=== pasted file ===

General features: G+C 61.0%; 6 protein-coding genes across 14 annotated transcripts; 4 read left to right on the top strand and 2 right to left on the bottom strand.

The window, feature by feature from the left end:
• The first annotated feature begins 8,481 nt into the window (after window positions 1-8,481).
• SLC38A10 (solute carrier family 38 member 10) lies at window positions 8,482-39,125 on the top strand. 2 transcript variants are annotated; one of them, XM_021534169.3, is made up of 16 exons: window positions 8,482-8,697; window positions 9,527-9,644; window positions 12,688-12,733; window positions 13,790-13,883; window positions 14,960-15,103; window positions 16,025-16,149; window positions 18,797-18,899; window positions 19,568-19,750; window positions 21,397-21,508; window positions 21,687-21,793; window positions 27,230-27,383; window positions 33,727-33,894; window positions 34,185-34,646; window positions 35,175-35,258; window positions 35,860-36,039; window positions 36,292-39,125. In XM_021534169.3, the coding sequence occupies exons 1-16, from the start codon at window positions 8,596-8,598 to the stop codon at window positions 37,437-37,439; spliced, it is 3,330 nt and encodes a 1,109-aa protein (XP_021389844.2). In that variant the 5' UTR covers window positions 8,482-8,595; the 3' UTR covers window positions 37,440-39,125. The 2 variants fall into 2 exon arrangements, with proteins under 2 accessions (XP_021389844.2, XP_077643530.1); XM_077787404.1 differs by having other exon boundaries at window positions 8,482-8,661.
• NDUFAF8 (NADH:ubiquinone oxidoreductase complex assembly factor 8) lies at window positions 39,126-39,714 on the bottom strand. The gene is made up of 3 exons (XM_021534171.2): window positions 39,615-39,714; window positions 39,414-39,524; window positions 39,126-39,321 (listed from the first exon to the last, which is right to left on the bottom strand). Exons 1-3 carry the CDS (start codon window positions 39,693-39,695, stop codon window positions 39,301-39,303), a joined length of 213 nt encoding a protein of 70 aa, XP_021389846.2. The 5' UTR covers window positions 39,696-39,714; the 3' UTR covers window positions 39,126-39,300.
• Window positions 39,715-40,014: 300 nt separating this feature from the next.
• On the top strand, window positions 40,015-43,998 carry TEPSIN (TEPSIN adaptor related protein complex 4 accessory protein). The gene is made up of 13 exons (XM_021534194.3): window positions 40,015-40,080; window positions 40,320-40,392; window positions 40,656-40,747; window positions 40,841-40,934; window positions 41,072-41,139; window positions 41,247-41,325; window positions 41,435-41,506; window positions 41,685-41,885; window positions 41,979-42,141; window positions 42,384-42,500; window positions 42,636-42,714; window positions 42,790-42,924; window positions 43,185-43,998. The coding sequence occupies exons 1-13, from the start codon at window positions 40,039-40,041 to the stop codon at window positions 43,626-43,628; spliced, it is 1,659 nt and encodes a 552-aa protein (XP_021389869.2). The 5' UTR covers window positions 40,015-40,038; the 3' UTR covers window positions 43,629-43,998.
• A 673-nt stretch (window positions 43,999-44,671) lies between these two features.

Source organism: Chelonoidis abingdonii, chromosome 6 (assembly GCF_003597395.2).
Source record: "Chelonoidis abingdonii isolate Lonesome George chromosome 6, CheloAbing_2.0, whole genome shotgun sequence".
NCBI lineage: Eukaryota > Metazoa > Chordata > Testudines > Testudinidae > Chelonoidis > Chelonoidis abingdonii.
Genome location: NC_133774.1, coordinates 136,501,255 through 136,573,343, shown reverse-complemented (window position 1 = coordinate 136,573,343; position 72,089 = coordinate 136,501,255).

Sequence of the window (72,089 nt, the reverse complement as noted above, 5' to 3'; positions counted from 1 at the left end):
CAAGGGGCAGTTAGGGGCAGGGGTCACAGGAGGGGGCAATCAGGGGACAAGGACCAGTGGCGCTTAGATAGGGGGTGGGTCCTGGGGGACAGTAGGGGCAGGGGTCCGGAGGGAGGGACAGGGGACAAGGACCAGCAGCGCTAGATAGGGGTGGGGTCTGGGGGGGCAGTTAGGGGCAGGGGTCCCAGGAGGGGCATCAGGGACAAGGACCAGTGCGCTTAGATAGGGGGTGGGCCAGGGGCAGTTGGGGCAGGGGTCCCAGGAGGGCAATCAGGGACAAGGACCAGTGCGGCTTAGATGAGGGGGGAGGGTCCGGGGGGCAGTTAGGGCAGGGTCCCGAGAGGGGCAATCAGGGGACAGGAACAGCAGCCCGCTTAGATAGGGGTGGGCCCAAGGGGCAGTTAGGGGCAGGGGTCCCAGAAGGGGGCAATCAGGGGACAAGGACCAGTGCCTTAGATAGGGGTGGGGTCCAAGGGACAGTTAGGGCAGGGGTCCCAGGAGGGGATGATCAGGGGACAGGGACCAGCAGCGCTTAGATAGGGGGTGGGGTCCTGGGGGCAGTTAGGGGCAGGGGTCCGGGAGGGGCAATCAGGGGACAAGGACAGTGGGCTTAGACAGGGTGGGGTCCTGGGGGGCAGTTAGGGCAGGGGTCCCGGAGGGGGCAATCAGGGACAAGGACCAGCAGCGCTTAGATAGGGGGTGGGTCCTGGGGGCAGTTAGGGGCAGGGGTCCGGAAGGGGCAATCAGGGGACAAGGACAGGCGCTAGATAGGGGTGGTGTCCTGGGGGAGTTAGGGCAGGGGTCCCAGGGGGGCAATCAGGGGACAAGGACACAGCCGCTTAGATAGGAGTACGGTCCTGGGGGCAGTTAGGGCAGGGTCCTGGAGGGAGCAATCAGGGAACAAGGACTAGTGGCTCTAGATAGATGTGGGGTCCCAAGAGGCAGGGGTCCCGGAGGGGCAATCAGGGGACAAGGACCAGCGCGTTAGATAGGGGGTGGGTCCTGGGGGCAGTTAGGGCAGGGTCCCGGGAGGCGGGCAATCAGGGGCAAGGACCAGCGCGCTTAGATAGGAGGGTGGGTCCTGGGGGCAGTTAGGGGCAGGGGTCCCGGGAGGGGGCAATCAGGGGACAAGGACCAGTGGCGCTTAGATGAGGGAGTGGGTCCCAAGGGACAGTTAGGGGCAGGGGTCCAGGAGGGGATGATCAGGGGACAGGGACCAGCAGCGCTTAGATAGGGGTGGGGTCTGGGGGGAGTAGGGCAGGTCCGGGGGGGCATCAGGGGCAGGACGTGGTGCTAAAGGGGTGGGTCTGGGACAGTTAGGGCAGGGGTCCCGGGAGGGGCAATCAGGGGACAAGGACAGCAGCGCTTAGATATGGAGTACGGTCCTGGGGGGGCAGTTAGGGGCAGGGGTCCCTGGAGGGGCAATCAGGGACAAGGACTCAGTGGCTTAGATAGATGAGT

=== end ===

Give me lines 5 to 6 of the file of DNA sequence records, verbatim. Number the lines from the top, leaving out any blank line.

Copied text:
• NDUFAF8 (NADH:ubiquinone oxidoreductase complex assembly factor 8) lies at window positions 39,126-39,714 on the bottom strand. The gene is made up of 3 exons (XM_021534171.2): window positions 39,615-39,714; window positions 39,414-39,524; window positions 39,126-39,321 (listed from the first exon to the last, which is right to left on the bottom strand). Exons 1-3 carry the CDS (start codon window positions 39,693-39,695, stop codon window positions 39,301-39,303), a joined length of 213 nt encoding a protein of 70 aa, XP_021389846.2. The 5' UTR covers window positions 39,696-39,714; the 3' UTR covers window positions 39,126-39,300.
• Window positions 39,715-40,014: 300 nt separating this feature from the next.